The Hotel Central in Plzen may not have been the swankiest, but at checkout my bill comes too less than €100 for two nights. Its faded glory, feeling like a throwback to the 1970s, didn’t really matter. It was clean, (sort of) of comfortable and right in the centre of the city.
But I was pleased to get out of the railway station. Faulty escalators, yapping dogs and a bitingly cold wind meant that the train for Munich couldn’t come soon enough. Fortunately there are up to seven a day running between Prague and the capital of Bavaria.
“But it’s too early for Munich,” had said the German in the hotel breakfast room. “You need to go in October.” I am, of course, aware of Oktoberfest – the world famous beer festival held annually. Hopefully, visiting at this time of the year should be less crowded.
On board the train, I share a compartment with a Czech woman who is married to am American, so speaks perfect English. She’s intrigued by my trip across Europe and tells me she and her family usually drive and go camping. One of her more memorable trips had been to Ireland – pitching a tent somewhere on the West Coast and somehow being surprised that it was “so wet and windy”. From my own time ther, I can indeed confirm that it rains. A lot. She also tells me that he mother would “love to ride the scenic trains in Switzerland”, but it would be expensive, and she herself would have to take time off work to accompany her.
For someone who travelled so extensively, she didn’t seem to like it very much.
Outside it’s still raining, The landscape changes from fertile countryside to large pine forests, though many of the trees look like they’ve been planted for commercial reasons; intermediate stations have good trains loaded with logs. After four hours we pull into Munch Central Station, which lacks any sense of grandeur.
It’s the busiest place I have been to since crossing through Paris around two weeks ago, and at first the scale of it all is a little overwhelming. But like many European cities, Munich is organised . The Leonardo Hotel – part of a growing chain – is just around the corner. And the efficient S-Bahn train takes me to the heart of the old city.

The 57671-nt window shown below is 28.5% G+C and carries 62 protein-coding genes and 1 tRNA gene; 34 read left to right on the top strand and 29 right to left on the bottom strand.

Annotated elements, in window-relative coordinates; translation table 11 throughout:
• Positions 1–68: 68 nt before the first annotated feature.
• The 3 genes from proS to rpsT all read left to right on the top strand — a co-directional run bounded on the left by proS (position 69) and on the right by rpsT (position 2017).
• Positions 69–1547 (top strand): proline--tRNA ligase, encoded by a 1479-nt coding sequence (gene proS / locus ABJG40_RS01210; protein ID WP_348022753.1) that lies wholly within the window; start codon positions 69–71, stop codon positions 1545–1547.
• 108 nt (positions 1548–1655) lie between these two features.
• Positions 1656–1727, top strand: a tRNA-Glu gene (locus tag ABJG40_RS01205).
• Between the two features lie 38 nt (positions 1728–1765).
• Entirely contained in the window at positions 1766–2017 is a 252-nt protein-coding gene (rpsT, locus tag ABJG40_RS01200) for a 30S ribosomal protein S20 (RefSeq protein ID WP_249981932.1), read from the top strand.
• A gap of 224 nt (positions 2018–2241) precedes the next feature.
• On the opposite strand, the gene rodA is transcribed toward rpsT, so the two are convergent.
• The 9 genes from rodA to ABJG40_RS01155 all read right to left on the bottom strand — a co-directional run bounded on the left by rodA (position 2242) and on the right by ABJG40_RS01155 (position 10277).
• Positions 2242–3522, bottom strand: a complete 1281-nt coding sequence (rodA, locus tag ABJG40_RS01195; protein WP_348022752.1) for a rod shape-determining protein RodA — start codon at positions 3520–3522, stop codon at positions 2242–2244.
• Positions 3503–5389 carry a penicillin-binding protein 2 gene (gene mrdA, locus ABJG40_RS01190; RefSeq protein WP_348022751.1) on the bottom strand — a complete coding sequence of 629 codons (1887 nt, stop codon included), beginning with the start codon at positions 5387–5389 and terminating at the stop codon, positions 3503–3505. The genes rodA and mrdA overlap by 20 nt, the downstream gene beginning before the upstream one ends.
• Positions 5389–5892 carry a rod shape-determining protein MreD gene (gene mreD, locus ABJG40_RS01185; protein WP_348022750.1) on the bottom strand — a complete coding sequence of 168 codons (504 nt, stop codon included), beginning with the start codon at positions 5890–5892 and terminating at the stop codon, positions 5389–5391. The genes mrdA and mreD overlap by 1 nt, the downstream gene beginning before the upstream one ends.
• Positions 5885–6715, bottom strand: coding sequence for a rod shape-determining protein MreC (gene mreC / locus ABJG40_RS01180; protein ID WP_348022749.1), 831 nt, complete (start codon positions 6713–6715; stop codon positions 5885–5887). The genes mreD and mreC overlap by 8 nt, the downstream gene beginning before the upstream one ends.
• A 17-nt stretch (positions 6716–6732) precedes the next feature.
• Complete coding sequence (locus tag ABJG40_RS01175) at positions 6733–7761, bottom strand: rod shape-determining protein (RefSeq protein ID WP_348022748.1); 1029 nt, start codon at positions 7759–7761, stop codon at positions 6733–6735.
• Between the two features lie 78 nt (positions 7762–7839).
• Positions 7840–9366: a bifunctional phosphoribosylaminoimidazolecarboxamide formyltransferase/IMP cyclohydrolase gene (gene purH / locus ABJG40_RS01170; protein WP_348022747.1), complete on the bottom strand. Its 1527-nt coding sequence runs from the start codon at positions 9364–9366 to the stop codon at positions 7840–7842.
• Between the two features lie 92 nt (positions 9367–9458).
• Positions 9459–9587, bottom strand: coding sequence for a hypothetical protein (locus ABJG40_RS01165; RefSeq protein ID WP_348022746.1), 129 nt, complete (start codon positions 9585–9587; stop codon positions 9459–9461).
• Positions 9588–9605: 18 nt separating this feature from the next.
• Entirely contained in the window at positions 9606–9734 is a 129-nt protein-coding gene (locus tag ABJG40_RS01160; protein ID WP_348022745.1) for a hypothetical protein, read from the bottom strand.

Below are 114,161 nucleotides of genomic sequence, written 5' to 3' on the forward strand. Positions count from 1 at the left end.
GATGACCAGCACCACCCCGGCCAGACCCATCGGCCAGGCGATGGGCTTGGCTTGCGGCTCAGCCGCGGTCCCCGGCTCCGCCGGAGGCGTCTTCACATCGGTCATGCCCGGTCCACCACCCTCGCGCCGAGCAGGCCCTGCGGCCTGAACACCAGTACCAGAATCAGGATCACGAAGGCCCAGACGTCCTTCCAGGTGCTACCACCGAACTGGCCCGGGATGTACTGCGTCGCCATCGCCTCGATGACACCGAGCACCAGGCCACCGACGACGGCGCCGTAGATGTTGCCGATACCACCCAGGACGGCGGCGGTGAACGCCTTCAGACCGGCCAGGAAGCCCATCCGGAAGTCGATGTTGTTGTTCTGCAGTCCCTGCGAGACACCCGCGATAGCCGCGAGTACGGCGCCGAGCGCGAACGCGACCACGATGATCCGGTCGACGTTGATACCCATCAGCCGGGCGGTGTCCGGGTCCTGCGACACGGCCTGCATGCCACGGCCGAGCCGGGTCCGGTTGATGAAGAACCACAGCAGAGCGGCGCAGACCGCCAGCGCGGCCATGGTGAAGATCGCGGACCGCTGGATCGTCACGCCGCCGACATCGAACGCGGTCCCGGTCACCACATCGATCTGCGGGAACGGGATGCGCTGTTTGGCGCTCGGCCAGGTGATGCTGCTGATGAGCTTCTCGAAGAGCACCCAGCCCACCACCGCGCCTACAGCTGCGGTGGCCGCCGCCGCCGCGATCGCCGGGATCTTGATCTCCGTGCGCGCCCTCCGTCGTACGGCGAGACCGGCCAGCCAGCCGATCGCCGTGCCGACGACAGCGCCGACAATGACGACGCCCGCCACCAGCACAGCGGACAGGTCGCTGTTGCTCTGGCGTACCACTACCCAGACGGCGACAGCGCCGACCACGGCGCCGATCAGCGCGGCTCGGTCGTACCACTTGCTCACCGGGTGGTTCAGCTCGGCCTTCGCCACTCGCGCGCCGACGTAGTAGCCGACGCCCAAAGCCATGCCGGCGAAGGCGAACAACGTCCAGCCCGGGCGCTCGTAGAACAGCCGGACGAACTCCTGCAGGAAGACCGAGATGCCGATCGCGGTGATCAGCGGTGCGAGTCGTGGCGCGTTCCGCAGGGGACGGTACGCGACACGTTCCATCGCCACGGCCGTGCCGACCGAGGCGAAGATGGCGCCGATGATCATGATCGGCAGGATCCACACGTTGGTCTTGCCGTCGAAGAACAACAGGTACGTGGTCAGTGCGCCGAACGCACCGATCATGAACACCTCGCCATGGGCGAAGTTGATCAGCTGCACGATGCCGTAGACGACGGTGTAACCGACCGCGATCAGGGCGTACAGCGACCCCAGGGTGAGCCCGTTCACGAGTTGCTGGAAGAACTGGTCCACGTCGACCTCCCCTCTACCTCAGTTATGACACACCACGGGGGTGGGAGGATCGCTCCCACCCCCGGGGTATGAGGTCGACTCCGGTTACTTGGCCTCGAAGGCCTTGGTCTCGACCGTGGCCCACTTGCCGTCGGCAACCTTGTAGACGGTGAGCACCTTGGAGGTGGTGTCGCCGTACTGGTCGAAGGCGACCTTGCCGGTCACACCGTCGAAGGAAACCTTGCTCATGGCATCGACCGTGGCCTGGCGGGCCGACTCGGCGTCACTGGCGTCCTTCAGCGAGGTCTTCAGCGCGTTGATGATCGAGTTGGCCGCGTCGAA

Marienplatz has been at the centre of Munich since 1158. It was an important crossing point for trade between Switzerland and Salzburg, so immediately became known as a place for markets – more of which later. On a wet Sunday evening there aren’t too many people around – but you can imagine that during the summer, this area would be teeming with activity.
Everyone seems to have headed indoors, and more specifically to the Hofbrauhaus. This is Munich’s oldest and most famous beer hall, and also its busiest. An oompah band plays in the centre of the vast building, while the smell of hearty Bavarian cooking is all around. However, there’s nowhere to sit – not unless you’re willing to squeeze onto the end of a table with another group.
Instead I take a slightly less busy option at the Tegernseer Brauhaus which offers pretty much the same experience but without so many people. I am greeted by three waiters wearing lerderhosen and invited to share a table with a couple in true beer hall style. The house brew is good, as is the food. Though for a moment I’m convinced that one of the waiters in TV chef Gino Di Campo.
The evening ends with another table sharing experience with a Bavarian, and Italian and and Albanian. They’re all students – he (the Bavarian) is in a relationship with the Italian woman. But her best friend is clearly the Albanian woman. They come to the same place every Sunday night to enjoy the entertainment. It’s the most European of activities, hosted in a traditional EU setting. I refer, of course, to karaoke night in an Irish bar.
Well, it would be rude not to.